Skip to content

Collection

An image of Portrait of Thea Proctor by May Moore, Mina Moore

May Moore

(New Zealand, Australia 1881 – 1931)

Mina Moore

(New Zealand, Australia 1882 – 1957)

Title
Portrait of Thea Proctor
Year
1912
Media category
Photograph
Materials used
gelatin silver photograph, brown tone
Dimensions

18.5 x 10.0 cm image/sheet; 31.5 x 17.0 cm card

Signature & date
Not signed. Not dated.
Credit
Gift of Thea Waddell 1984
Accession number
46.1984
Location
Not on display
Further information

May and Mina Moore were born in New Zealand. May studied painting at Elam Art School in Auckland and Mina trained as a teacher. Mina visited Australia in 1907 and experienced the process of photography for the first time. Five years later she returned to Melbourne (after having run a studio in Wellington with May from 1908) and opened her own photography studio. Between 1911 and 1912 May and Mina worked together in Sydney and the portrait of Thea Proctor was probably taken in late 1912. After Mina’s move to Melbourne, May continued to run the Sydney studio.

In keeping with the other earlier portraits in this chapter, the portrait of Thea Proctor is brown-toned, although the minimal studio background and the very direct gaze of the subject signals change. Jack Cato wrote of May and Mina that: ‘these enterprising young women were unable to afford the great studio premises filled with light from glass roofs and glass walls that were then the order of the day. By necessity they devised a method of portraiture by using the meagre light from an ordinary window in an ordinary room. It made their work so distinctive.’1 Despite the strong chiaroscuro, Proctor’s face is clear and her gaze direct. Her very upright pose, with her hand on her hip and no props to lean against, is that of a modern woman. Proctor’s dress was made by herself for the going-away party of her relative John Peter Russell in 1912. Other photographs from this shoot were published in ‘The Lone Hand’ in July 1913 where it was noted that ‘she is singularly free from feminine tremors concerning her own work’.2

1. Cato J 1955, 'The story of the camera in Australia', Georgian House, Melbourne p 136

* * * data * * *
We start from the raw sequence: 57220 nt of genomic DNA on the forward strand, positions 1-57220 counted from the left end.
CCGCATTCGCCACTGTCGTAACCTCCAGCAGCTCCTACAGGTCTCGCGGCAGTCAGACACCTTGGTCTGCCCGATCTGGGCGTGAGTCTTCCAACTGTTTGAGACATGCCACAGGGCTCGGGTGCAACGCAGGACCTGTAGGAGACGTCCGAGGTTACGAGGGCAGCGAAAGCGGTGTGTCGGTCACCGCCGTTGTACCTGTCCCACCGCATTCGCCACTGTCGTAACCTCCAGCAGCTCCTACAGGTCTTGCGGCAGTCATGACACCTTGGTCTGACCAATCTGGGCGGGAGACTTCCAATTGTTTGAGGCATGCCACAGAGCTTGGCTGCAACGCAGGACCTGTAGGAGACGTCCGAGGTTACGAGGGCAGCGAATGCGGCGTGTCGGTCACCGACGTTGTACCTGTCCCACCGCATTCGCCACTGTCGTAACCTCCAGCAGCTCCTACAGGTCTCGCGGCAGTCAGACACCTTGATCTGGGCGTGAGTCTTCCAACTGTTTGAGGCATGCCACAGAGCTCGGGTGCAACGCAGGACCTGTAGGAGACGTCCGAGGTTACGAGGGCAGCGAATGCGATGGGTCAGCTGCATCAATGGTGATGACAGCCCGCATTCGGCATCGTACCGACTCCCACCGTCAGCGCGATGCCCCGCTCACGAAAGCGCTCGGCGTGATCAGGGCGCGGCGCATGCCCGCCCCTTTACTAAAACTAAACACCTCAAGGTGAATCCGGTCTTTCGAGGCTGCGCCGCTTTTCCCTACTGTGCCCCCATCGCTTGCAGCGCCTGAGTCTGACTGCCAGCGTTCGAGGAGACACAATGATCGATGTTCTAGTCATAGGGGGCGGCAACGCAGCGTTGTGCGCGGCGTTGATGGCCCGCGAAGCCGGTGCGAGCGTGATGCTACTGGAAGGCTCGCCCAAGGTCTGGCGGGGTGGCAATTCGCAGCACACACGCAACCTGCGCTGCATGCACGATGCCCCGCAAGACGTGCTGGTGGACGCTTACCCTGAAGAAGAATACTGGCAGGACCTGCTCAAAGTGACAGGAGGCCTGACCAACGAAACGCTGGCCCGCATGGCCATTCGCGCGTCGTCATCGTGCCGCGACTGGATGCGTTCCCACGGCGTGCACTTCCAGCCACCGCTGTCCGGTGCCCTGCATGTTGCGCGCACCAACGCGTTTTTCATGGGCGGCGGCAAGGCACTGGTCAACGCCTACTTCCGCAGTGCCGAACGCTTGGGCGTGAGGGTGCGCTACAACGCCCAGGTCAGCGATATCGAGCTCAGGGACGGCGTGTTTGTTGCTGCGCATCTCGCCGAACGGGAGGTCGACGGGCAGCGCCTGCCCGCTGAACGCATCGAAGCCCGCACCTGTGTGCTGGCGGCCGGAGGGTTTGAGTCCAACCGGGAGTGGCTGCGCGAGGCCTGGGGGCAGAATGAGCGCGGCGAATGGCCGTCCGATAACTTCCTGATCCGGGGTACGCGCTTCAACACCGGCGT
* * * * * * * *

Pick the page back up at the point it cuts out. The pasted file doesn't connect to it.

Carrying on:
2. Engledow S 2005, ‘The world of Thea Proctor’, 'The world of Thea Proctor', S Engledow, A Sayers & B Humphries, National Portrait Gallery, Canberra p 37

© Art Gallery of New South Wales Photography Collection Handbook, 2007

Bibliography (6)

Judy Annear, Photography: Art Gallery of New South Wales Collection, 'The photograph and portraiture', pg.15-31, Sydney, 2007, 27 (illus.).

Art Gallery of New South Wales, Five years on: a selection of acquisitions 1981-1986, Sydney, 1986. cat.no. 170

Deborah Edwards, Daphne Wallace, Margo Neale, Victoria Lynn and Sandra Byron, Review: works by women from the permanent collection of the Art Gallery of New South Wales, The Photography Collection, Sydney, 1995, 16, 23, 16 (illus.).

Sarah Engledow', The world of Thea Proctor, 'The world of Thea Proctor', pg. 16-84, Canberra, 2005, 37 (colour illus.), 179.

Alexandra Joel, Parade: The story of fashion in Australia, 'Those Fabulous Flappers', pg. 77-97, Pymble, 1998, 66 (illus.).

Robert McFarlane, Critic's Choice, Sydney, 1994. no catalogue numbers

Exhibition history (4)

Five years on: a selection of acquisitions 1981-1986, Art Gallery of New South Wales, Sydney, 26 Sep 1986–23 Nov 1986

Critic's Choice, Art Gallery of New South Wales, Sydney, 22 Apr 1994–10 Jul 1994

Review: works by women from the permanent collection of the Art Gallery of New South Wales, Art Gallery of New South Wales, Sydney, 08 Mar 1995–04 Jun 1995

The world of Thea Proctor (2005), National Portrait Gallery [Old Parliament House], Canberra, 08 Apr 2005–31 Jul 2005